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Oh snap! Miss USA just gave America a needed shot of 'health-care reality'

  • Miss USA Kara McCullough clarified the truth about health care.
  • She says it's a privilege we need to pay for.
  • Without jobs, there can be no health care.

Who could have guessed that the fresh voice and added nuance we've needed in America's health care debate would come from... a beauty queen?!?

But it's actually happening after 25-year-old Miss District of Columbia Kara McCullough won the Miss USA pageant Sunday night. During the pageant, McCullough created a controversy when she was asked the clichéd and all-too-simplistic question: "Is health care a right or privilege?"

"I'm definitely going to say it's a privilege," McCullough answered. She added: "As a government employee, I'm granted health care and I see firsthand that for one to have health care, you need to have jobs. We need to continue to cultivate this environment that we're given the opportunity to have health care as well as jobs to all American citizens worldwide."

What was so good about her answer was the fact that she went way beyond the easy way out of just telling people what she thought was right or most compassionate. Instead she got down to the heart of the matter by reminding us that when it comes to health care or any other commodity, you can't talk about providing it until you cover who's paying for it.

This has always been the core of the issue about health care even if it only seems like we've been arguing about it since the Obamacare debate began in 2009. Put into specific "right" vs. "privilege" terms, it began as early as 1936 when the still new Soviet Union guaranteed health care as a right to its citizens.

But that guarantee wasn't always worth the paper it was printed on, as rationing and long lines became the norm. Many actual Soviet people noticed those realities and gave birth to an old Russian joke: "Yes, health care is a right in the Soviet Union. And if we live long enough, we might get some!"

"Predictably, McCullough was pilloried by liberal critics online after her response. She was attacked as a "dumb broad" and had her comments deliberately misrepresented. Such is the norm in our very heated, small-minded, and still mostly useless health care debate in America."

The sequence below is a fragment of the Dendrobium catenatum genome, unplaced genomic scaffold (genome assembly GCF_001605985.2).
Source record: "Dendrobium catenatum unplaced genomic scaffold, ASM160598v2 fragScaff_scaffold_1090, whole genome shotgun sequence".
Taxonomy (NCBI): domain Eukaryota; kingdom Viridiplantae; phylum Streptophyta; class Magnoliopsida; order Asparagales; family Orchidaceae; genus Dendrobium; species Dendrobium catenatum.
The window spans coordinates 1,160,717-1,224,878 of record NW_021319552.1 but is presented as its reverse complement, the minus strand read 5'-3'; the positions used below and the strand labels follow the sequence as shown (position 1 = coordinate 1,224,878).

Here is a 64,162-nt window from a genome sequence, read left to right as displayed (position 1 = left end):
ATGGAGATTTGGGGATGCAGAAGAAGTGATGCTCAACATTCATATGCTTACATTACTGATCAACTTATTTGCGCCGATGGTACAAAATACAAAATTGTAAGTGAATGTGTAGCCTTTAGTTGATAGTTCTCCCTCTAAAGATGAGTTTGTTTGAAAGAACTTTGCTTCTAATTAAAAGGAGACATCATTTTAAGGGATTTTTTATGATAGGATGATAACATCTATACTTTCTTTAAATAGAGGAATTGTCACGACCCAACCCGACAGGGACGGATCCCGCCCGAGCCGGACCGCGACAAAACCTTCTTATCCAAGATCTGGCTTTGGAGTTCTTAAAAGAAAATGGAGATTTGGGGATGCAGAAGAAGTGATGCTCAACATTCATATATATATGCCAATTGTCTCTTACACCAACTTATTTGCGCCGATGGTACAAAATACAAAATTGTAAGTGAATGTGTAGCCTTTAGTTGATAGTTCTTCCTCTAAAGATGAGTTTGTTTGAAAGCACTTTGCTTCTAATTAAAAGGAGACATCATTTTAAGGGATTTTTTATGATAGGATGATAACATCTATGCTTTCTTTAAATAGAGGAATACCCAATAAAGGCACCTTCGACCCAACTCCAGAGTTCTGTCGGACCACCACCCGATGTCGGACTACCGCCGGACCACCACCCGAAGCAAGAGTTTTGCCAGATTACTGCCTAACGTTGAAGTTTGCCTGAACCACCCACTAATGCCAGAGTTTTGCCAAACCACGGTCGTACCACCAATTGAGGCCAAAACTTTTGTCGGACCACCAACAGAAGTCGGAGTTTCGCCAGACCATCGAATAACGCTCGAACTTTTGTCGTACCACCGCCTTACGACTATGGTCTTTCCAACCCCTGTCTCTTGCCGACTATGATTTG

The simple truth is that whether your country declares health care to be a right or a privilege, the first priority is making sure you have a free and vibrant enough economy to pay for health care in the first place.

That's why even single payer countries all have a secondary health care market where people willing to pay out of pocket can get better or more expedient care. This is true even in relatively prosperous nations like Canada, where people often flock to the U.S. to get X-rays, or MRI's and bypass the very long lines for those services in their home country.

The many radiology clinics and other health care providers that line the U.S. side of the Canadian-U.S. border and cater to Canadians stand as physical proof of that.

Enter Miss USA, who also happens to be a scientist working at the Nuclear Regulatory Commission, whose answer is like a much needed shot of health-care reality. It should teach us all something about how we should look at health care.

Instead of something that can be "given" to us as a right or a privilege, her jobs-based answer reminds us that health care is more like a responsibility we must attain. We all have a responsibility to provide and pay for as much health care for our families that we can afford.

And if not enough people have jobs to pay for that responsibility, society breaks down. This is why countries with supposed "free" health care but no real economic opportunity like Venezuela are breaking down.

Perhaps if more people looked at health care as a responsibility and not a right, health care costs would actually be cheaper because more of us would be putting some skin in the game instead of subsidizing so many people from all economic levels and the politicians who have very little incentive to rein in their costs to the overall system.

This is not just some pipe dream. Getting people to put more of their own money to defray costs is precisely the logic behind expanding the limits and scope of health savings accounts. It was also the brilliant idea behind Indiana's pre-Obamacre policy calling on Medicaid users to put a little money per month, (sometimes as little as a dollar per month), into a health savings account of their own. Every little bit helps, especially when the dollar amount isn't as important as delivering a message that health care is never free. Nothing of value ever is.

Predictably, McCullough was pilloried by liberal critics online after her response. She was attacked as a "dumb broad" and had her comments deliberately misrepresented. Such is the norm in our very heated, small-minded, and still mostly useless health care debate in America. Noting that someone eventually has to pay for this vital commodity apparently makes you "dumb."

But perhaps because she now has gained some level of fame, and because she's also an African American woman who doesn't fit certain political stereotypes, McCullough will help the whole country get a new perspective on the health debate.

That's especially timely as the U.S. Senate marks up the GOP Obamacare replacement bill. Something tells me that if the Senate Committee on Health, Education, Labor, and Pensions called McCullough to Capitol Hill for hearings on the matter, we might get even more enlightened.

Any objections?

Commentary by Jake Novak, CNBC.com senior columnist. Follow him on Twitter @jakejakeny.

For more insight from CNBC contributors, follow @CNBCopinion on Twitter.